• 1982 Nov: A labor economic lobbyist working for his own company (through via Ogilvy & Mather PR), James Savarese, proposes to the Tobacco Institute that they use academic economists (mainly Kenneth Greene of SUNY and Harold Hochman of CUNY) to prepare papers opposing cigarette tax excise increases in New York State.
  • 1983: The Tobacco Instittue puts the Tollison/Wagner team (which has the resources of the Center for Study of Public Choice, together with Savarese and Ogilvy & Mather PR to prepare a book "Free to Smoke" and later a propaganda booklet Smoking & Society
  • 1984 Jan /E. The Tobacco Institute is now expanding the Savarese-run network of economist to other States — mainly recruiting academic economists to write op-eds for their local newspapers. Tollison is able to provide the recruitment services through his Center for the Study of Public Choice and the Public Choice Society.
  • 1984 April: The Tobacco Institute has again put Tollison together with Savarese and his associates to prepare a pseudo-study which will become their economic defence against proposed smoking bans in New York resturants. The TI's Excise Tax Plan for this month lists 14 Public Choice economists in other States who have been recruited to help in the fight against excise increases.
  • 1984 Jun: The network has now been formalised under the name Committee on Taxation and Economic Growth. with Savarese as administrator. They have about 15 members overall and 10 active op-ed writers.

Some key documents

1982 Nov 18: James Savarese is writing to Michael J Kerrigan at the Tobacco Institute. This is obviously very early in their relationship. He is proposing a new way to counter state excise taxes:

Dear Mike:
It was good meeting with you again last week. Per your request, I will attempt to lay out a strategy for "dealing with the cigarette excise tax problem in the state of New York.

    As we discussed, the potential for increased bootlegging activities as a result of self-extinguishing cigarette legislation — and its implications for reduced excise tax collection may present the TI with an opportunity to take the offensive in both of these battles.

    The mission is to target groups that are intensely interested both in the staters revenue-raising capacity and in the overall "fairness" of the state!s tax structure.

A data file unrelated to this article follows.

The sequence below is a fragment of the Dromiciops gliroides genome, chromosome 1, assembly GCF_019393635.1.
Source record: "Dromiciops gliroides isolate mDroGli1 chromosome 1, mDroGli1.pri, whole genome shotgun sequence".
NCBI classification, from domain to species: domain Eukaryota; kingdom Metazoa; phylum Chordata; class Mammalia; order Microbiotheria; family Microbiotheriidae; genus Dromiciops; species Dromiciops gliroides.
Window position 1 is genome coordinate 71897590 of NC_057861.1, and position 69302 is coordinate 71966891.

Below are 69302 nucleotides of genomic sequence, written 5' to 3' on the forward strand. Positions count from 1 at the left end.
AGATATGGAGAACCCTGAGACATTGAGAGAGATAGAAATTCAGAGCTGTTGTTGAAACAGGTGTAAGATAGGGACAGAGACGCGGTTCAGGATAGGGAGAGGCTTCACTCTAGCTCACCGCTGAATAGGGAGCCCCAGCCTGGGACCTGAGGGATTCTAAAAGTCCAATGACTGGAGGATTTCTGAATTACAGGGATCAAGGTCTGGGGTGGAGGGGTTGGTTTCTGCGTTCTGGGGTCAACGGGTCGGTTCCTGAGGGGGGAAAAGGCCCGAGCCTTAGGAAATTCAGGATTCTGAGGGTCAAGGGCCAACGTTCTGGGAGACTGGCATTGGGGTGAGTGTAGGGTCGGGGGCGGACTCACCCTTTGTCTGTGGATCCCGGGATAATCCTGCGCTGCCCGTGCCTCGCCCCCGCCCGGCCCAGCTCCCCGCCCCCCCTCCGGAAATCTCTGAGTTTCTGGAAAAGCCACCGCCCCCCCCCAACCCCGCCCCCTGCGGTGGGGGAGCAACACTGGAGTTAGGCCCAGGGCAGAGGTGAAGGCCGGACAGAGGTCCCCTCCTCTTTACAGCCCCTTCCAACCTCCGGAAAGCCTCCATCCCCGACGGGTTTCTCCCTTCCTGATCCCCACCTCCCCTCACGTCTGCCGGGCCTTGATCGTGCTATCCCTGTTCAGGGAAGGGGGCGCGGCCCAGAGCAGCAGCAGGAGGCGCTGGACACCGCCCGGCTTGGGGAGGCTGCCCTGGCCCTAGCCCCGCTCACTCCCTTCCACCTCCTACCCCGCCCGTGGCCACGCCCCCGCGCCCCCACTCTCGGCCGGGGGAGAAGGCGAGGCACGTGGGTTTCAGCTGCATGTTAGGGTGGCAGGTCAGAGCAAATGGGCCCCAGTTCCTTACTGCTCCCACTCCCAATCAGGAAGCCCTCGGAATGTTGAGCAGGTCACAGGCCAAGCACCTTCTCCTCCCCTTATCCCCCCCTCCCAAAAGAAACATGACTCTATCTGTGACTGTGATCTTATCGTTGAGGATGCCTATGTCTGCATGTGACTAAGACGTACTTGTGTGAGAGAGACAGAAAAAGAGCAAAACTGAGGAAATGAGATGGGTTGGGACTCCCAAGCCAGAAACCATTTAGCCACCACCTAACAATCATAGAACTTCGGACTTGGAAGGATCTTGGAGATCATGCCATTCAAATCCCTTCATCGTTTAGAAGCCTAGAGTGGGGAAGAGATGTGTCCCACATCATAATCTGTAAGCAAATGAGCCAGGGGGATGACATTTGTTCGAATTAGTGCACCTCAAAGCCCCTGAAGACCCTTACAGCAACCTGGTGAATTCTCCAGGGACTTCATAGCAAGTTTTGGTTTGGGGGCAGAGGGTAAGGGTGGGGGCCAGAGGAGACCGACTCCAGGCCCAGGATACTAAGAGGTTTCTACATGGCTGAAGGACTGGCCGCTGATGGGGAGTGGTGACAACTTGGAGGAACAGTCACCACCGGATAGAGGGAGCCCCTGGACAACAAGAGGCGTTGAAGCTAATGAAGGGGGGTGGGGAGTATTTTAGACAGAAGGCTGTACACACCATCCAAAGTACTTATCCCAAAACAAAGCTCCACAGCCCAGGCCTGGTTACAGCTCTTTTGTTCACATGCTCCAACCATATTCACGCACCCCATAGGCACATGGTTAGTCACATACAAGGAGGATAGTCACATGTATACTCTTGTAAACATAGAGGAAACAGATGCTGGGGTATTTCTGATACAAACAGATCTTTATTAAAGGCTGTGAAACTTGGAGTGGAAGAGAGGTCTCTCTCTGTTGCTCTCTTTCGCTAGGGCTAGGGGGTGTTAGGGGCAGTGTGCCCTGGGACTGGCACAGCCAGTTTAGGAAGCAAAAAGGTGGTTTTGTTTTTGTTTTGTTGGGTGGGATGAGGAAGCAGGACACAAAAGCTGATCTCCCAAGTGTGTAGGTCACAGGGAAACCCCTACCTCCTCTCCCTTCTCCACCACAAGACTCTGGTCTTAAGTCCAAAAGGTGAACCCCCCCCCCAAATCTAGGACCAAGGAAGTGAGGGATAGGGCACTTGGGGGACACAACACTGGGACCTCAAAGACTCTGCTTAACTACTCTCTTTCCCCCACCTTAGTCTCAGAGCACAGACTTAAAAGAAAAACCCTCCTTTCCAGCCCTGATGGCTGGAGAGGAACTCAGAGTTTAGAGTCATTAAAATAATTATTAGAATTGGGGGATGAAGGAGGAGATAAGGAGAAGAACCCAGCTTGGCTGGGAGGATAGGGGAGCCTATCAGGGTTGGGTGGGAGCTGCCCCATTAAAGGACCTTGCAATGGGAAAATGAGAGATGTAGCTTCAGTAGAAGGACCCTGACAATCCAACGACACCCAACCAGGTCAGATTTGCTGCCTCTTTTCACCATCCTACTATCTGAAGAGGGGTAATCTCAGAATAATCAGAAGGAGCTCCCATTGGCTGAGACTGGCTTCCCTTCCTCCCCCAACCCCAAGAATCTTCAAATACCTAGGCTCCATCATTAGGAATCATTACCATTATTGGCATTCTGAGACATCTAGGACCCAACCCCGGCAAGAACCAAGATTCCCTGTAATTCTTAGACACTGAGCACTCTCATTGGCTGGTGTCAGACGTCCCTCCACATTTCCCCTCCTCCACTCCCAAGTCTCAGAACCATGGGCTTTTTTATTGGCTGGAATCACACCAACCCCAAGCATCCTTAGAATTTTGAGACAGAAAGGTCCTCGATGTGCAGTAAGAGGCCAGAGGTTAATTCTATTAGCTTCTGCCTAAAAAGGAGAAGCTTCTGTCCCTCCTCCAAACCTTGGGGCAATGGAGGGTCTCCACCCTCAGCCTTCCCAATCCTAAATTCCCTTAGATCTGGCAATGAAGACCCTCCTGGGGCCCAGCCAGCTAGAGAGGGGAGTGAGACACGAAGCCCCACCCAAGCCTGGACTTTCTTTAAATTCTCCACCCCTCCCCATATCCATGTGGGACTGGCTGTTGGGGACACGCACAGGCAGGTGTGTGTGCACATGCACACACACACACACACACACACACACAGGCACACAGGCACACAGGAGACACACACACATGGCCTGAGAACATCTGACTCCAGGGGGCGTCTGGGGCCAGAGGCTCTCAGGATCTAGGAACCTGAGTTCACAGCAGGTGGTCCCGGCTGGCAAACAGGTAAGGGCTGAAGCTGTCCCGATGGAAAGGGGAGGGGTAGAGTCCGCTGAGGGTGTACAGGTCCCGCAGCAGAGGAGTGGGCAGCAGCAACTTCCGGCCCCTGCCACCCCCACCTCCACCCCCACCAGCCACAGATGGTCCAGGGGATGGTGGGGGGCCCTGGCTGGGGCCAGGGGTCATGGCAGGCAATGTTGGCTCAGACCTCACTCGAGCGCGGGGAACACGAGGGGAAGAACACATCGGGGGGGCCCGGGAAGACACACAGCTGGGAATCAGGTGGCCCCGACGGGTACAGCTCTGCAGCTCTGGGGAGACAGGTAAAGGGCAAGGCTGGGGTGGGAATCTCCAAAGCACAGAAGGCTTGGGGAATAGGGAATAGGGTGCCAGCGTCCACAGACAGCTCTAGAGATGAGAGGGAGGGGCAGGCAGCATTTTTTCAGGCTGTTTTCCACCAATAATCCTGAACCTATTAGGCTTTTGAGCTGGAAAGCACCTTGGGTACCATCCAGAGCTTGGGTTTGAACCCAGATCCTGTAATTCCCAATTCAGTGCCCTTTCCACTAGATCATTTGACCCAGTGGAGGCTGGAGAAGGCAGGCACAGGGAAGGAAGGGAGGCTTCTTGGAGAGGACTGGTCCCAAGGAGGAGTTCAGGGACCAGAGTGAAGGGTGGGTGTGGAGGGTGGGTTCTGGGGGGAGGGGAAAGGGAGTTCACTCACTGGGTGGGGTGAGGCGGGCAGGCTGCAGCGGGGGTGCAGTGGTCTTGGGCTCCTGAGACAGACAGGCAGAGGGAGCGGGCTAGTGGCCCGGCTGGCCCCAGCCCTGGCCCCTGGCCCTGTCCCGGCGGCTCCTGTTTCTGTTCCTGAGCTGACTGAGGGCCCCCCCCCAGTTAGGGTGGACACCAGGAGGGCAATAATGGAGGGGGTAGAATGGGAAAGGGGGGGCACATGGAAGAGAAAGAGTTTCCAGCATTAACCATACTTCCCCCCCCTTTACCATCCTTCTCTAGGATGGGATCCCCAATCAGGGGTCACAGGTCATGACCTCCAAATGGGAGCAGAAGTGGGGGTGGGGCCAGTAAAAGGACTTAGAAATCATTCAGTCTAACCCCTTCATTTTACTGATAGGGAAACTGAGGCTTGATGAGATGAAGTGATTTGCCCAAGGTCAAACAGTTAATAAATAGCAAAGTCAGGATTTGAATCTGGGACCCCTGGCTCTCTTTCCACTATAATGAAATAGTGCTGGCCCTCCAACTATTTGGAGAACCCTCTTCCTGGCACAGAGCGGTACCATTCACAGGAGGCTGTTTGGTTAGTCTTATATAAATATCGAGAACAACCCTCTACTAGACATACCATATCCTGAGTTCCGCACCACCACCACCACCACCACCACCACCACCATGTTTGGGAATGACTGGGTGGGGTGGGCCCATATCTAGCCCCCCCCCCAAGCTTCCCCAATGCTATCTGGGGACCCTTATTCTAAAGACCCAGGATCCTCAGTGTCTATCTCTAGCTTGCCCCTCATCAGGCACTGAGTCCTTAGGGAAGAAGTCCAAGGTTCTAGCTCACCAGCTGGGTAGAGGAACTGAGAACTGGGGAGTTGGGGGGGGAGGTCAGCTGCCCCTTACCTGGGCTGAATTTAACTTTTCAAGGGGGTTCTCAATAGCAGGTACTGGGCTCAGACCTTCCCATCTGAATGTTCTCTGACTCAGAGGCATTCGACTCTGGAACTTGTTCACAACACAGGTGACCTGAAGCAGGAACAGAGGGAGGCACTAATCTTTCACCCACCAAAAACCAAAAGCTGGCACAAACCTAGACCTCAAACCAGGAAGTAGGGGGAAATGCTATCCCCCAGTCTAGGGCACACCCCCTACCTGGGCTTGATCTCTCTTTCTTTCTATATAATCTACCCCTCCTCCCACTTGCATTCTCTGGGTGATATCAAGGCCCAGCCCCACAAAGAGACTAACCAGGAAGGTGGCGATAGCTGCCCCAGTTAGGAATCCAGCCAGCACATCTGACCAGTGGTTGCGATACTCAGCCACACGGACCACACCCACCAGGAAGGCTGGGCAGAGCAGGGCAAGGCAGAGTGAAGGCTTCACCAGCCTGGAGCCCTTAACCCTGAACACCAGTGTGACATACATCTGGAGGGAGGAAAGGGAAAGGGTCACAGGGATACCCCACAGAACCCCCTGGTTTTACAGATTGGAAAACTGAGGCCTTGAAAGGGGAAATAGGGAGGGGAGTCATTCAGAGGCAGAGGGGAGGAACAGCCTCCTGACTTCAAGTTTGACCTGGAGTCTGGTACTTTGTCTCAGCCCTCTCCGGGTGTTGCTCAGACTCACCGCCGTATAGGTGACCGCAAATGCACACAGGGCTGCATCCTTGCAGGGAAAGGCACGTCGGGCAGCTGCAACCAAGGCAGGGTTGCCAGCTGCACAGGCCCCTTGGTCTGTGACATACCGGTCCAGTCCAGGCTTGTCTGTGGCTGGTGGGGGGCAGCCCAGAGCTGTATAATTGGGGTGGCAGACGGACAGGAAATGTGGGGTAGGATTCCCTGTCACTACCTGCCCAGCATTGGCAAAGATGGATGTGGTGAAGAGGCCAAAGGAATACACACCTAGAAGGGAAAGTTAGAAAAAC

It seems obvious that government employee unions in New York State uniquely fit this description: teachers, firefighters, police, state workers, and employees of local government jurisdictions.
New York state was having financial problems at that time, as was New York City under Mayor Koch. Both Koch and the Governor-elect Mario Cuomo were likely to support increases in cigarette excises.

    Savarese had been the Executive Director of the American Federation of State, County and Municipal Employees (ARSCME) which...
... has 400,000 members in New York state and is a legislative and political powerhouse in Albany. We are on retainer with AFSCME to work on state and local government.finance problems.
Savarese suggests that the Tobacco Institute should promote the "recessive" tax line — that such taxes fall most heavily on blue-collar workers. He also suggests targetting liberals ('fairness') and labor-union communities as potential allies.

    His friend Richard Pomp is in charge of the New York commission studying the tax structure, and he will assist the TI in establishing working relationships with the union movement.
Marcia McGill, our firm's vice-president, served as AFSCME's director of economic affairs and has worked extensively with nearly all of the ad hoc coalitions that have been set up since the mid-1970s to deal with state revenue questions.

    Two of our firm's associates are based in universities in New York state.
  • Ken Greene, a public finance specialist, is Chairman of the Economics Department at SUNY, Binghamton
  • Harold Hochman is Director of the Center for Business and Government at Baruch College, CUNY

[This appears to be the foundation document for the cash-for-comments economists network, before Robert Tollison and his Center for the Study of Public Choice at GMU was enlisted to help them develop it nationally.

    James Savarese & Associates had a close relationship (later a merger) with Ogilvy & Mather PR.]

1983: The records of the economist network have an obvious gap between the suggestion of the conspiracy to mislead by Savarese in November 1982 and the evidence of substanital operations in January 1985.

    In 1984, however, Savarese, Tollison and a number of the later cash-for-comment academics were employed in writing and editing a book "Free To Smoke."

1984 Feb: /E Remnants of a Tobacco Institute report with information about the Savarese cash-for-comments economists network. [Dated by other documents].